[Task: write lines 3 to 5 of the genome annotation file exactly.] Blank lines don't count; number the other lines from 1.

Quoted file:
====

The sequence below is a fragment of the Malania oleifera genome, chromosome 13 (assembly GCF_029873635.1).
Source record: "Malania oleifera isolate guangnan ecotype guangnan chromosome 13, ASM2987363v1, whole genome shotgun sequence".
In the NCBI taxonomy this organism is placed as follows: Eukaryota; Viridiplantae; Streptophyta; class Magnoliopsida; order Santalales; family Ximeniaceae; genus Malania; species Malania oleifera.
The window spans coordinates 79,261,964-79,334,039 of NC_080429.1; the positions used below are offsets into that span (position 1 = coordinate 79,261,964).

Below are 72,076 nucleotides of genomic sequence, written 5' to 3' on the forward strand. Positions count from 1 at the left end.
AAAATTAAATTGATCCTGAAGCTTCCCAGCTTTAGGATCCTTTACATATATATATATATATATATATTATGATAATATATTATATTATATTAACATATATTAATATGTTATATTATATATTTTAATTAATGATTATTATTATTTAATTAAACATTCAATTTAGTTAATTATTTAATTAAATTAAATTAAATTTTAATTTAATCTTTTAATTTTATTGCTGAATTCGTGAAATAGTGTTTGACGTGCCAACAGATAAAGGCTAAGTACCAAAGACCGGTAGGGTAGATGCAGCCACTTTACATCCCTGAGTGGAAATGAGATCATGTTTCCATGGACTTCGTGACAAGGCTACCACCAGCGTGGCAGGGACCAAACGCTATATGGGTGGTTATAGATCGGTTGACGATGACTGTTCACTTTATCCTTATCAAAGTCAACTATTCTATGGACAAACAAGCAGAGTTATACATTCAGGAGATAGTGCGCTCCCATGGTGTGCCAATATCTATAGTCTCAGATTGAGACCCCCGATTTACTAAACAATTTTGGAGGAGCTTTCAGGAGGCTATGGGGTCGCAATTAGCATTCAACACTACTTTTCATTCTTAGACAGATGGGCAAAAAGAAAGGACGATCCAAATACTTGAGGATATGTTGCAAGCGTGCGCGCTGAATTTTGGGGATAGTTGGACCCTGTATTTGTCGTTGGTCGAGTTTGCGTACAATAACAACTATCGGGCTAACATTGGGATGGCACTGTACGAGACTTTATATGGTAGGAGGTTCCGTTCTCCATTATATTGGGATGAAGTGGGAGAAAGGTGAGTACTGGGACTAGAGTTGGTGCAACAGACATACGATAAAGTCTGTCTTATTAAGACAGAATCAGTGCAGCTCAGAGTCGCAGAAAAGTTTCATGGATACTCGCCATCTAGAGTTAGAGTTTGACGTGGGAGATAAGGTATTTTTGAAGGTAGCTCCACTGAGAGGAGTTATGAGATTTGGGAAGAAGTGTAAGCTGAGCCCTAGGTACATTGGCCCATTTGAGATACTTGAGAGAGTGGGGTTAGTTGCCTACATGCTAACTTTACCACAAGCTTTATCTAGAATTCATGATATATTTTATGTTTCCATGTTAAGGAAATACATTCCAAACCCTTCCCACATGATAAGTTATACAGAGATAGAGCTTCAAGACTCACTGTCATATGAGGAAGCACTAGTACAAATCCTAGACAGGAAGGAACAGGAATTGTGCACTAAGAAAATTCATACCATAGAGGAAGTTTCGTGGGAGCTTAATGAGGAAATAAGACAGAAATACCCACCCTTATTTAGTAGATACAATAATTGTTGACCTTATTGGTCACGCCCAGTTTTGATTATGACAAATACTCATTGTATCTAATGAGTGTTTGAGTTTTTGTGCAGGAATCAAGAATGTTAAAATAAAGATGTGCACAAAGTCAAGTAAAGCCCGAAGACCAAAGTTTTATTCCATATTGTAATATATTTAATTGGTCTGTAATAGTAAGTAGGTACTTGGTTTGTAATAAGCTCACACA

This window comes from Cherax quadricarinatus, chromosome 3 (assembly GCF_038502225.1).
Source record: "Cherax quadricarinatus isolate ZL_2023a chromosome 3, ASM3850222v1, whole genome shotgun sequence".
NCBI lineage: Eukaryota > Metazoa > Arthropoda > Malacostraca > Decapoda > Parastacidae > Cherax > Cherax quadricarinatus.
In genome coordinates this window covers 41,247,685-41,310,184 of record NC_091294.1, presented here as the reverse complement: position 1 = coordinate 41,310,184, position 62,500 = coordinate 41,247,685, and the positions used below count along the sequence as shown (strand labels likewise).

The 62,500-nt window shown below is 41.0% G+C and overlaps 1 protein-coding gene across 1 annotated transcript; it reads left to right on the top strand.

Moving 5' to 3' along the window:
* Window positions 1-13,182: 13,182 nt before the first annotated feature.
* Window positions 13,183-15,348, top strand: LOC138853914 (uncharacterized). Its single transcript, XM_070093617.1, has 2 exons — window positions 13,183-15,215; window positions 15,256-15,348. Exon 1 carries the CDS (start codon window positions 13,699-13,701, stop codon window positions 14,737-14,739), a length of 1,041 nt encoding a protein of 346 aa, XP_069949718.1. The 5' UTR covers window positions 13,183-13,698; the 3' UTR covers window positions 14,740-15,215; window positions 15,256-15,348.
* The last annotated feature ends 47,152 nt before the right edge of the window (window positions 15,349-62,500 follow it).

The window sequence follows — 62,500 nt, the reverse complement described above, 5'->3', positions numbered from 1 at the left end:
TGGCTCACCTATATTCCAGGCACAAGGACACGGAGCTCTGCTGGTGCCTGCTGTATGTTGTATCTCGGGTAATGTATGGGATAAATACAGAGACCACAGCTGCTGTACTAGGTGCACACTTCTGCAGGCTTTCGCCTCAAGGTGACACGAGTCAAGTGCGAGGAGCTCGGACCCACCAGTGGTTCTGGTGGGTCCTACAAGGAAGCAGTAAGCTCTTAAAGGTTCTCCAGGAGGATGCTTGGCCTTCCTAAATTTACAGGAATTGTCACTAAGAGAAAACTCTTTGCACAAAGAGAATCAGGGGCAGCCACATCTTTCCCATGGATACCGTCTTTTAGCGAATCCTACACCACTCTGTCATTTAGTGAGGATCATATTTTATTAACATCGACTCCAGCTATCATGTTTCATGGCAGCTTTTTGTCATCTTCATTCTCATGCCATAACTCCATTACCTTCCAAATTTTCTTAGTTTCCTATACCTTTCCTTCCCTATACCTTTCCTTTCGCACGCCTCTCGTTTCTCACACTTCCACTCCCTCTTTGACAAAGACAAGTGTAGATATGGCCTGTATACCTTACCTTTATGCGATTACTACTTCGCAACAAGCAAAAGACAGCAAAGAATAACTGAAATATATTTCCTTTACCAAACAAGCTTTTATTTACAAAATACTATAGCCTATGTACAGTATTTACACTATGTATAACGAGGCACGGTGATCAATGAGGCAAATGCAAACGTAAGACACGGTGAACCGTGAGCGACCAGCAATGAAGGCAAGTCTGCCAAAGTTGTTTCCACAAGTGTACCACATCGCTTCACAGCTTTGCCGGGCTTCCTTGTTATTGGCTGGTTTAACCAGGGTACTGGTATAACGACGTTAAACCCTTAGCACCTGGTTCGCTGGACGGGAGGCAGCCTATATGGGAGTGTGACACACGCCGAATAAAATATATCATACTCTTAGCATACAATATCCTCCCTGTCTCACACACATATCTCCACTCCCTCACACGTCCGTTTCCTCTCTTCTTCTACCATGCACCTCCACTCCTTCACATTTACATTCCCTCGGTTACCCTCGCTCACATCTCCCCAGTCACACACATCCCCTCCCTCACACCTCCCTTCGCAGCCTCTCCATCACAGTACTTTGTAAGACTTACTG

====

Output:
In the NCBI taxonomy this organism is placed as follows: Eukaryota; Viridiplantae; Streptophyta; class Magnoliopsida; order Santalales; family Ximeniaceae; genus Malania; species Malania oleifera.
The window spans coordinates 79,261,964-79,334,039 of NC_080429.1; the positions used below are offsets into that span (position 1 = coordinate 79,261,964).

Below are 72,076 nucleotides of genomic sequence, written 5' to 3' on the forward strand. Positions count from 1 at the left end.